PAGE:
Low-power computers could benefit environment and U.S. economy
A University of Wisconsin-Madison engineering professor has received a prestigious CAREER Award from the National Science Foundation (NSF) to design low-power computing systems that, if implemented on a broad scale, could have significant environmental and economic benefits.
When an Internet surfer opens Google and types in a keyword, the command goes to one of the company’s U.S. data centers, which are large-scale facilities with hundreds of computer servers. In the last seven years, the utility bills to power and cool the servers and auxiliary equipment at U.S. data centers increased from $15 billion to $30 billion in 2008, the last year data is available.
This cost, coupled with the amount of electricity consumed by computers in offices and homes, has consequences. “To generate that amount of electricity, we have to burn a lot of fossil fuels, and that’s not good for the environment,” says Electrical and Computer Engineering Assistant Professor Nam Sung Kim. “Also, we have to perform computations for almost every aspect of our lives now, and by reducing the cost for doing these computations, our national economy could gain a competitive edge.”
Kim is crafting designs and architectures for low-power computing systems that could address these challenges. He is developing algorithms for two strategies to reduce computer power consumption. The first strategy is to program machines that can process computations more efficiently. For example, several computations must be completed for every pixel displayed on a monitor or laptop screen. Each screen is composed of tens of thousands of pixels, but a viewer would not notice if some of those pixels didn’t show up. “I’m trying to reduce the computation procedure as much as I can while still, for example, providing a screen with decent picture quality,” Kim says.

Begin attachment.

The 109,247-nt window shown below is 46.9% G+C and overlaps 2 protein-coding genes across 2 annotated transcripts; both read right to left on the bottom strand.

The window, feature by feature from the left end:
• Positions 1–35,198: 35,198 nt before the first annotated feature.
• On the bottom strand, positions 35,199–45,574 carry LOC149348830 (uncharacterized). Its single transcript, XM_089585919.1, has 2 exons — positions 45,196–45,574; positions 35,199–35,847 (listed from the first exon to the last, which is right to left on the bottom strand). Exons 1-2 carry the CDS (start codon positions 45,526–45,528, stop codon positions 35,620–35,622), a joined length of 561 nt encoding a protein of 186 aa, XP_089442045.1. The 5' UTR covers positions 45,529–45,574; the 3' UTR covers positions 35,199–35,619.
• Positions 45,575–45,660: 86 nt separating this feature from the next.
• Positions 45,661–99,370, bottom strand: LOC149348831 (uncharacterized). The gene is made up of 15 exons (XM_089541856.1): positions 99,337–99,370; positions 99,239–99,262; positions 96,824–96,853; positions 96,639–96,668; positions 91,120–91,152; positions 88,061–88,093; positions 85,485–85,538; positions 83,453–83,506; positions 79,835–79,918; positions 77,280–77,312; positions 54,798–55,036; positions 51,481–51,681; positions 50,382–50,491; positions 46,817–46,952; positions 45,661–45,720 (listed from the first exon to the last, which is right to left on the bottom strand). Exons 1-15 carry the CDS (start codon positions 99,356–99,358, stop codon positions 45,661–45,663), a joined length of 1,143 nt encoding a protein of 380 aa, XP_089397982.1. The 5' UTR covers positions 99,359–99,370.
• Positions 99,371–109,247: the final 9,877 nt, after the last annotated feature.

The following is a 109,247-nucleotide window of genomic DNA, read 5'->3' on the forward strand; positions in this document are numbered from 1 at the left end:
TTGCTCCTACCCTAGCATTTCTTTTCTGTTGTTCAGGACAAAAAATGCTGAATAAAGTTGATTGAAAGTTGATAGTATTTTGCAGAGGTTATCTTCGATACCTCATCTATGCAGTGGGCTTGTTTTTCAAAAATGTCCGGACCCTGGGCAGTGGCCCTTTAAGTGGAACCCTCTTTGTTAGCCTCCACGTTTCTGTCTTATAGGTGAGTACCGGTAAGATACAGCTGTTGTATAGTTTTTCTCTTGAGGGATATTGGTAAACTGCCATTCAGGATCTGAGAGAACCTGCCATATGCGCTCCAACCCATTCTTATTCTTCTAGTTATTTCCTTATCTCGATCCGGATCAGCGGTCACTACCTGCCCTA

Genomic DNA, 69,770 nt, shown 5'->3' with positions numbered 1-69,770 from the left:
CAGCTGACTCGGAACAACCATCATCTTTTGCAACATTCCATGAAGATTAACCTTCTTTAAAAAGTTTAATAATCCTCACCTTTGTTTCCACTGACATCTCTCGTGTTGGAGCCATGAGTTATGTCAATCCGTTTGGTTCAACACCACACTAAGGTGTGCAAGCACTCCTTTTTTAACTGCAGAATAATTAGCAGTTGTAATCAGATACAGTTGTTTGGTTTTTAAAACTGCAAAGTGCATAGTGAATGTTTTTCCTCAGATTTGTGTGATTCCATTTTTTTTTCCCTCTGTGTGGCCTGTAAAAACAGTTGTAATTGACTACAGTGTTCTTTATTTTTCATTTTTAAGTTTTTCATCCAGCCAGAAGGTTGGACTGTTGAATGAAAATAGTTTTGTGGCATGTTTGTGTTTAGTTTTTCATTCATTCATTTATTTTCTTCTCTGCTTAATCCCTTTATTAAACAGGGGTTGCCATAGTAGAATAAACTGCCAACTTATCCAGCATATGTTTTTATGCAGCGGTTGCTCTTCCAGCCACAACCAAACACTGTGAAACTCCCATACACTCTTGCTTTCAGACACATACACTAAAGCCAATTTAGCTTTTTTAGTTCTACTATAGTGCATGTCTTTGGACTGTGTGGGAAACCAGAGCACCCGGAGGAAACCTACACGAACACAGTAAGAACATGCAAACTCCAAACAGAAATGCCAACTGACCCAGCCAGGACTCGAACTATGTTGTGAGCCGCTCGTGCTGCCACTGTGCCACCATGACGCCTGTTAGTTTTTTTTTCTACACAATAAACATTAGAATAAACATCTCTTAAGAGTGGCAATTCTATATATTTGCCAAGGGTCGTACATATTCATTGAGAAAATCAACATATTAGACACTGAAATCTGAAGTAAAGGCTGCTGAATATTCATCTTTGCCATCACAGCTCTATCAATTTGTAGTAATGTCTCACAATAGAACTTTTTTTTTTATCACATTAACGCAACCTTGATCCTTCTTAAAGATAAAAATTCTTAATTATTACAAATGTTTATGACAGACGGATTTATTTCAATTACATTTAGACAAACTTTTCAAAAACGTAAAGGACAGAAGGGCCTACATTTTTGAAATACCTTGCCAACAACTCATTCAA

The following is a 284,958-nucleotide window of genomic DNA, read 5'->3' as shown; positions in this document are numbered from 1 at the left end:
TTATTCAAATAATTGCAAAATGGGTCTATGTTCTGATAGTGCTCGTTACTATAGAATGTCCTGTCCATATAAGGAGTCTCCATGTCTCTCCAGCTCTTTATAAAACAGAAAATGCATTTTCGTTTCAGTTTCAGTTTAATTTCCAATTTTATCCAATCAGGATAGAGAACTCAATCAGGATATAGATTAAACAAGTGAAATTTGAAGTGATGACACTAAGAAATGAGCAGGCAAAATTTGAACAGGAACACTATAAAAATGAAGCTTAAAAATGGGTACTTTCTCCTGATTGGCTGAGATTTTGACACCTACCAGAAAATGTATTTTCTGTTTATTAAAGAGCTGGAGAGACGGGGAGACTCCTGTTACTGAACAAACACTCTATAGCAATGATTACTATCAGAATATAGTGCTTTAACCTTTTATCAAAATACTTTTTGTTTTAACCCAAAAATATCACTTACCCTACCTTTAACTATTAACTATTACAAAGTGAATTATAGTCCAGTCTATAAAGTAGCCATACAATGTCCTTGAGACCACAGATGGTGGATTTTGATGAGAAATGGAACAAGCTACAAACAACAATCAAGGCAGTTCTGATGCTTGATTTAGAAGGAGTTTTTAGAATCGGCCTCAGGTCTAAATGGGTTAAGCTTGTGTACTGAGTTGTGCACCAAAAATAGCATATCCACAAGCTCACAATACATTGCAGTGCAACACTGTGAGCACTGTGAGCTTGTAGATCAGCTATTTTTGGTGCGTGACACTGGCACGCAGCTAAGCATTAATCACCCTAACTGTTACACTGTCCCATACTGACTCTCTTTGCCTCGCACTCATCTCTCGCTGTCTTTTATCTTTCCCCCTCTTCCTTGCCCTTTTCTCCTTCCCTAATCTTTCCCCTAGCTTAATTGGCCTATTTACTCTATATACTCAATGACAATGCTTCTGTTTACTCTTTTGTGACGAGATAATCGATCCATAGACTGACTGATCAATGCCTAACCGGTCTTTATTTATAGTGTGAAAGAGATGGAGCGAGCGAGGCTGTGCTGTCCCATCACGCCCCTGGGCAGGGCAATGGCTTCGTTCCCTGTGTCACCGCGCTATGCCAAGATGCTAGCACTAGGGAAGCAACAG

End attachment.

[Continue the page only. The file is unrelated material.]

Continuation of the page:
The second strategy is to reduce wasted energy during computations. To achieve this, Kim is trying to identify which sections, called blocks, of computer circuits can be turned off during certain functions. Turning the blocks off when they are not in use rather than letting them remain on and idle reduces the overall power consumption of the processor.
Timing when to turn the blocks on and off without a noticeable effect on the computer’s overall performance speed is a significant challenge for Kim.
“Once the block is turned off, it takes some time to wake it back up, like it takes time to wake a computer up after putting it into sleep mode,” he explains. “To minimize performance impact, or penalty, I have to predict which blocks will be used and won’t be used in order to wake them up in time. My main objective is to hide the time penalty so users don’t notice a slowdown.”
Reducing the amount of electricity used by individual computers could add up to massive energy cost savings — a possibility that has attracted the attention of the government and industry. NSF CAREER awards recognize faculty members who are at the beginning of their academic careers and have developed creative projects that effectively integrate advanced research and education, and along with the award, Kim has received a five-year grant of almost $437,000. In addition to the CAREER award, Kim receives funding from Microsoft and Samsung Electronics.